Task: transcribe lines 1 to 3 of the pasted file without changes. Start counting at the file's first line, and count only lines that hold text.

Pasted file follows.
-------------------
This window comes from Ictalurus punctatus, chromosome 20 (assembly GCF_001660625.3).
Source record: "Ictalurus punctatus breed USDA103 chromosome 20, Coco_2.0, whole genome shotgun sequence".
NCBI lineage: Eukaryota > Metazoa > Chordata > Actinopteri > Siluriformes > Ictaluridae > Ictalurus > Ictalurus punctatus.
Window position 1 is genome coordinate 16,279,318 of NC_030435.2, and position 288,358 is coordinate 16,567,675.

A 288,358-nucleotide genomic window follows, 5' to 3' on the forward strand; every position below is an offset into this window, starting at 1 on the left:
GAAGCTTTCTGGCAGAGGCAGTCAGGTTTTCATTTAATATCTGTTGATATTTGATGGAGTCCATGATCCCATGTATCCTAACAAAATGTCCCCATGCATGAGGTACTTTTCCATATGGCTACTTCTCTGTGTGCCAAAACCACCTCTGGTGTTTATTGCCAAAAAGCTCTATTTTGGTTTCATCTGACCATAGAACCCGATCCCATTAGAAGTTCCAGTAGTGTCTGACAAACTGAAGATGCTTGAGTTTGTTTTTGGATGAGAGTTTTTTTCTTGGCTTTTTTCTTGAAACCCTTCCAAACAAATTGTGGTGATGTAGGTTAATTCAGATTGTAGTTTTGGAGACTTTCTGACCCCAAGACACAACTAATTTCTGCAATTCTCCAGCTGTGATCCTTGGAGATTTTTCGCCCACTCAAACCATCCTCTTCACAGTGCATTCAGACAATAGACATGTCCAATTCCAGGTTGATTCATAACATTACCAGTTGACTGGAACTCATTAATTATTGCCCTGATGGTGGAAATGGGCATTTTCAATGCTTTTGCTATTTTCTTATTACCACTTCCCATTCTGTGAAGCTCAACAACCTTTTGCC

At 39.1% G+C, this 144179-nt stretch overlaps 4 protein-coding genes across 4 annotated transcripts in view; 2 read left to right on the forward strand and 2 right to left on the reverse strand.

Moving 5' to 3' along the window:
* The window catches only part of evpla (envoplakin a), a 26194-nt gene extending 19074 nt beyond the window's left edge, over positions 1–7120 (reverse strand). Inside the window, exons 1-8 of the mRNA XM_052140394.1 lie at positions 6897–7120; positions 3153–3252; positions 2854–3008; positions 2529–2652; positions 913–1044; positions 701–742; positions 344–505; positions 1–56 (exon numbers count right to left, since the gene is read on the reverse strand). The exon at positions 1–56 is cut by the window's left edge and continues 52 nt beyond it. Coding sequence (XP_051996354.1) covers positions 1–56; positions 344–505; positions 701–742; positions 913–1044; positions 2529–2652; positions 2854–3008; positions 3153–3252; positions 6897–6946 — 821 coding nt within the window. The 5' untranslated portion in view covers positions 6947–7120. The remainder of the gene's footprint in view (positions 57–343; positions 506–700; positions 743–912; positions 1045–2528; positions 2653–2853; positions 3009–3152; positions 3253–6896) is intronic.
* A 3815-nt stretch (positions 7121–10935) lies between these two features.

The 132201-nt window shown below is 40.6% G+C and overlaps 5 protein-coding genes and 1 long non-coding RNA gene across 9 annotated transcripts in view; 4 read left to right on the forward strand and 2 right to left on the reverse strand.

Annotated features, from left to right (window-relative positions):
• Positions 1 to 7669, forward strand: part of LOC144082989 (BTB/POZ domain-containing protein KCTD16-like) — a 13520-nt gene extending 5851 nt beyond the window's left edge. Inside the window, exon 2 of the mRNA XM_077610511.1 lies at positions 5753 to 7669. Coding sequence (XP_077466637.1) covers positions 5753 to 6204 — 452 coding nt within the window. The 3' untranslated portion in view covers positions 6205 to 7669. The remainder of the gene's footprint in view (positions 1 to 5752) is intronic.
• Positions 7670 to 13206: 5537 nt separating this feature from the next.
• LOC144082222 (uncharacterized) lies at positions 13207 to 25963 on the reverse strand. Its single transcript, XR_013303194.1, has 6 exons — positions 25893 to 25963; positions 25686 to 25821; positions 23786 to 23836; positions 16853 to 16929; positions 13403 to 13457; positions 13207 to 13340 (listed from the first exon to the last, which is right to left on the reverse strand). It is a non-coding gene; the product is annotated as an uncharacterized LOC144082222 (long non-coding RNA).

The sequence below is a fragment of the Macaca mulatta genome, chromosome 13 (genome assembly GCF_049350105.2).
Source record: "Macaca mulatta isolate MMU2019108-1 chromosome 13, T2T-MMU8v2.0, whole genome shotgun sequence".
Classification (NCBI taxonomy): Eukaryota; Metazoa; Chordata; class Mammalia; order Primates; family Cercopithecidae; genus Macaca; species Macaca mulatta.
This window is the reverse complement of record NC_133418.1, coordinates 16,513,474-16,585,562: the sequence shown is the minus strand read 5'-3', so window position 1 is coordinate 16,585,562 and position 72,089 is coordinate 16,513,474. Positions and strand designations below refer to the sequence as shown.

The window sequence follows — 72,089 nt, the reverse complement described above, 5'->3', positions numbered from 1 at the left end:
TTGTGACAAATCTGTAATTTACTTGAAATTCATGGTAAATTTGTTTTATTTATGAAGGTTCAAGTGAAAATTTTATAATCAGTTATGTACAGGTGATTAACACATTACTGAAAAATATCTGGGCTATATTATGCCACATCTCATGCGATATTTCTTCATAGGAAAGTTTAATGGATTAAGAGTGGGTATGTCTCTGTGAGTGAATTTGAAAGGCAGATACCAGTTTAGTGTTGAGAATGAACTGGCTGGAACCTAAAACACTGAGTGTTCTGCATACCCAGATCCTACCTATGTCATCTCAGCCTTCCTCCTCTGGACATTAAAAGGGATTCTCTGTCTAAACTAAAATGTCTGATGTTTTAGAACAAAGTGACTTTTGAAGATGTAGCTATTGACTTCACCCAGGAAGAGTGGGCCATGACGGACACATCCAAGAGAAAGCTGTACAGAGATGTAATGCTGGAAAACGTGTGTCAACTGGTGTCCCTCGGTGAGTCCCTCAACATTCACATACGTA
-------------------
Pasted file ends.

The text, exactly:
This window comes from Ictalurus punctatus, chromosome 20 (assembly GCF_001660625.3).
Source record: "Ictalurus punctatus breed USDA103 chromosome 20, Coco_2.0, whole genome shotgun sequence".
NCBI lineage: Eukaryota > Metazoa > Chordata > Actinopteri > Siluriformes > Ictaluridae > Ictalurus > Ictalurus punctatus.